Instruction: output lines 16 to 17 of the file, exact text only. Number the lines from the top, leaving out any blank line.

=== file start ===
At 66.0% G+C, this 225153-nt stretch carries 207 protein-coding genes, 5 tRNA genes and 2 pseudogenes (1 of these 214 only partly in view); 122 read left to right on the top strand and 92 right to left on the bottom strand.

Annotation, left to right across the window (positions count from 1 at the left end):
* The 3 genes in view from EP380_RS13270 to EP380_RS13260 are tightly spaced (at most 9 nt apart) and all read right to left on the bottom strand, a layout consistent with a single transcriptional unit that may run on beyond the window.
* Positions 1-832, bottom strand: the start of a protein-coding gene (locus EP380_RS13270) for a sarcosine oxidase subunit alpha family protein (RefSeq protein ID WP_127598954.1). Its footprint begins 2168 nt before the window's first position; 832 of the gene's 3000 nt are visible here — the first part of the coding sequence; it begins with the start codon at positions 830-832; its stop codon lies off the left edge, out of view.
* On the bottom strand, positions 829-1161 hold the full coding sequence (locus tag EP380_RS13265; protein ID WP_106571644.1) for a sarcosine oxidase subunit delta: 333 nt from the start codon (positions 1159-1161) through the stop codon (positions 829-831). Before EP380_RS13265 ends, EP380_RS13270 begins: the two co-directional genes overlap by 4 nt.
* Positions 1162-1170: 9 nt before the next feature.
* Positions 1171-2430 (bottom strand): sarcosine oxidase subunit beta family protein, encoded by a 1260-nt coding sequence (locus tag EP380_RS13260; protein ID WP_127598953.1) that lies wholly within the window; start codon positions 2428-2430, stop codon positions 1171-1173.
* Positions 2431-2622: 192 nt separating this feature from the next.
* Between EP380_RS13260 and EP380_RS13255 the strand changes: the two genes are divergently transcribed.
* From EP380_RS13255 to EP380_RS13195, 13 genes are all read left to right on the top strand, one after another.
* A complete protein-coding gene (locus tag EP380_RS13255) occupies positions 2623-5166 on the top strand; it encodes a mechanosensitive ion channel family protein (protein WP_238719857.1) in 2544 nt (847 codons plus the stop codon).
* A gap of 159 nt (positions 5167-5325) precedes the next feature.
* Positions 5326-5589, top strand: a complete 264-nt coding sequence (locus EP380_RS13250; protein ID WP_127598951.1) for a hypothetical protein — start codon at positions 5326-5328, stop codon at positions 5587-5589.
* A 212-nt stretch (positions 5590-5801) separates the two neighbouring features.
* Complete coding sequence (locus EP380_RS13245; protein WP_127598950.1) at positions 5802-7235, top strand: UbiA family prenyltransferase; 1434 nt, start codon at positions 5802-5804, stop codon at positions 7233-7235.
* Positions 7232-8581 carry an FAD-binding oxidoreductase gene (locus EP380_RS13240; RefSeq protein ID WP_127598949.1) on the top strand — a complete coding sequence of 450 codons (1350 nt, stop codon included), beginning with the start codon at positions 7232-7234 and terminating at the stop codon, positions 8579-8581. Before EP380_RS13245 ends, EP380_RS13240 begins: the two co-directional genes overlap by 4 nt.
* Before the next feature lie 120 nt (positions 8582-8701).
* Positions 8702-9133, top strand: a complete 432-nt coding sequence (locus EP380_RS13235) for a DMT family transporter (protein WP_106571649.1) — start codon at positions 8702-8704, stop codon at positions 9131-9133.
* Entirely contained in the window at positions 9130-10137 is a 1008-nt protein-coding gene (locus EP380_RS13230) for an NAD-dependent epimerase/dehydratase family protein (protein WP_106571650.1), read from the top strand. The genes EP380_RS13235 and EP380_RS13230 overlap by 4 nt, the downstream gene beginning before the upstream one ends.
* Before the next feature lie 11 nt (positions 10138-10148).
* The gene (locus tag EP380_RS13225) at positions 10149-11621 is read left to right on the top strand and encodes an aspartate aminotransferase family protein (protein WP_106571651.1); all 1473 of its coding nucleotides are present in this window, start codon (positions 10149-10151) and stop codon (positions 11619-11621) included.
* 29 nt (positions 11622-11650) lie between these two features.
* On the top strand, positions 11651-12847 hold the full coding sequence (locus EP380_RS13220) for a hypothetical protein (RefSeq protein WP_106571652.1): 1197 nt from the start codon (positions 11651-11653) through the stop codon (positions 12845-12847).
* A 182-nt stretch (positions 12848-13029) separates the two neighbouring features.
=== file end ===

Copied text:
* Positions 7232-8581 carry an FAD-binding oxidoreductase gene (locus EP380_RS13240; RefSeq protein ID WP_127598949.1) on the top strand — a complete coding sequence of 450 codons (1350 nt, stop codon included), beginning with the start codon at positions 7232-7234 and terminating at the stop codon, positions 8579-8581. Before EP380_RS13245 ends, EP380_RS13240 begins: the two co-directional genes overlap by 4 nt.
* Before the next feature lie 120 nt (positions 8582-8701).